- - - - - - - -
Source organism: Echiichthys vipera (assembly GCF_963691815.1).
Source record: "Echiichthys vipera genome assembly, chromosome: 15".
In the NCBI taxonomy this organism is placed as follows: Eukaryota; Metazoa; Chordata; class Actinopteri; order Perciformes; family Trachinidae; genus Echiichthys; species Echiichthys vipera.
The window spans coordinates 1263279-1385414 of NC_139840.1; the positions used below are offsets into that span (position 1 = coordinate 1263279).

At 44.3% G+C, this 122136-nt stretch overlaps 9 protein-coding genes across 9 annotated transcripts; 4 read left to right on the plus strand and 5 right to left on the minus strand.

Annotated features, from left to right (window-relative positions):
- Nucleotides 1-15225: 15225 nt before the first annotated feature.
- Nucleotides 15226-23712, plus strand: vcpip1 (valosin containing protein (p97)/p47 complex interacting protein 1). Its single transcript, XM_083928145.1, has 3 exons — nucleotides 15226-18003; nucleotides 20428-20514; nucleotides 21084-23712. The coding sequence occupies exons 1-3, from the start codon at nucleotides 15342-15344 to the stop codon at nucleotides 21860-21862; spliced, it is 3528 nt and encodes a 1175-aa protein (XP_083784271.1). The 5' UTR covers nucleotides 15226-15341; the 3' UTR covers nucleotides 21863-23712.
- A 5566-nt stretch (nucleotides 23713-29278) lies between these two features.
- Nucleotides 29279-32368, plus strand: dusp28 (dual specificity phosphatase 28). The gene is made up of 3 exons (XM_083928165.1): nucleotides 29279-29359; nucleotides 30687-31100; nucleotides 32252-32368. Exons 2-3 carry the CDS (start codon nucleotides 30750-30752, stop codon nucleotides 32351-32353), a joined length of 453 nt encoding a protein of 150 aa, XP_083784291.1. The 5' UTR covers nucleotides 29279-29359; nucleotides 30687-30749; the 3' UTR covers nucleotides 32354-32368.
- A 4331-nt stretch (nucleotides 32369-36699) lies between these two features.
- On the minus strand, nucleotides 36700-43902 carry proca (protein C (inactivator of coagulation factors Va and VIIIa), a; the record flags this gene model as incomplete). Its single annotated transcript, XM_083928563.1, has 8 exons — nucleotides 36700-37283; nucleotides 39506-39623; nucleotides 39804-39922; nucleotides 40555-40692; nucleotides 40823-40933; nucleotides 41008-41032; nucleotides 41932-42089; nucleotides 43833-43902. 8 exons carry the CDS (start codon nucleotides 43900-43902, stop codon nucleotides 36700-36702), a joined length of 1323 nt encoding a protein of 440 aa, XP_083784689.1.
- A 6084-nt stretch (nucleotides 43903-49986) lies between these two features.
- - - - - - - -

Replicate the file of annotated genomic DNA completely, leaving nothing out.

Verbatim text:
Source organism: Echiichthys vipera (assembly GCF_963691815.1).
Source record: "Echiichthys vipera genome assembly, chromosome: 15".
In the NCBI taxonomy this organism is placed as follows: Eukaryota; Metazoa; Chordata; class Actinopteri; order Perciformes; family Trachinidae; genus Echiichthys; species Echiichthys vipera.
The window spans coordinates 1263279-1385414 of NC_139840.1; the positions used below are offsets into that span (position 1 = coordinate 1263279).

At 44.3% G+C, this 122136-nt stretch overlaps 9 protein-coding genes across 9 annotated transcripts; 4 read left to right on the plus strand and 5 right to left on the minus strand.

Annotated features, from left to right (window-relative positions):
- Nucleotides 1-15225: 15225 nt before the first annotated feature.
- Nucleotides 15226-23712, plus strand: vcpip1 (valosin containing protein (p97)/p47 complex interacting protein 1). Its single transcript, XM_083928145.1, has 3 exons — nucleotides 15226-18003; nucleotides 20428-20514; nucleotides 21084-23712. The coding sequence occupies exons 1-3, from the start codon at nucleotides 15342-15344 to the stop codon at nucleotides 21860-21862; spliced, it is 3528 nt and encodes a 1175-aa protein (XP_083784271.1). The 5' UTR covers nucleotides 15226-15341; the 3' UTR covers nucleotides 21863-23712.
- A 5566-nt stretch (nucleotides 23713-29278) lies between these two features.
- Nucleotides 29279-32368, plus strand: dusp28 (dual specificity phosphatase 28). The gene is made up of 3 exons (XM_083928165.1): nucleotides 29279-29359; nucleotides 30687-31100; nucleotides 32252-32368. Exons 2-3 carry the CDS (start codon nucleotides 30750-30752, stop codon nucleotides 32351-32353), a joined length of 453 nt encoding a protein of 150 aa, XP_083784291.1. The 5' UTR covers nucleotides 29279-29359; nucleotides 30687-30749; the 3' UTR covers nucleotides 32354-32368.
- A 4331-nt stretch (nucleotides 32369-36699) lies between these two features.
- On the minus strand, nucleotides 36700-43902 carry proca (protein C (inactivator of coagulation factors Va and VIIIa), a; the record flags this gene model as incomplete). Its single annotated transcript, XM_083928563.1, has 8 exons — nucleotides 36700-37283; nucleotides 39506-39623; nucleotides 39804-39922; nucleotides 40555-40692; nucleotides 40823-40933; nucleotides 41008-41032; nucleotides 41932-42089; nucleotides 43833-43902. 8 exons carry the CDS (start codon nucleotides 43900-43902, stop codon nucleotides 36700-36702), a joined length of 1323 nt encoding a protein of 440 aa, XP_083784689.1.
- A 6084-nt stretch (nucleotides 43903-49986) lies between these two features.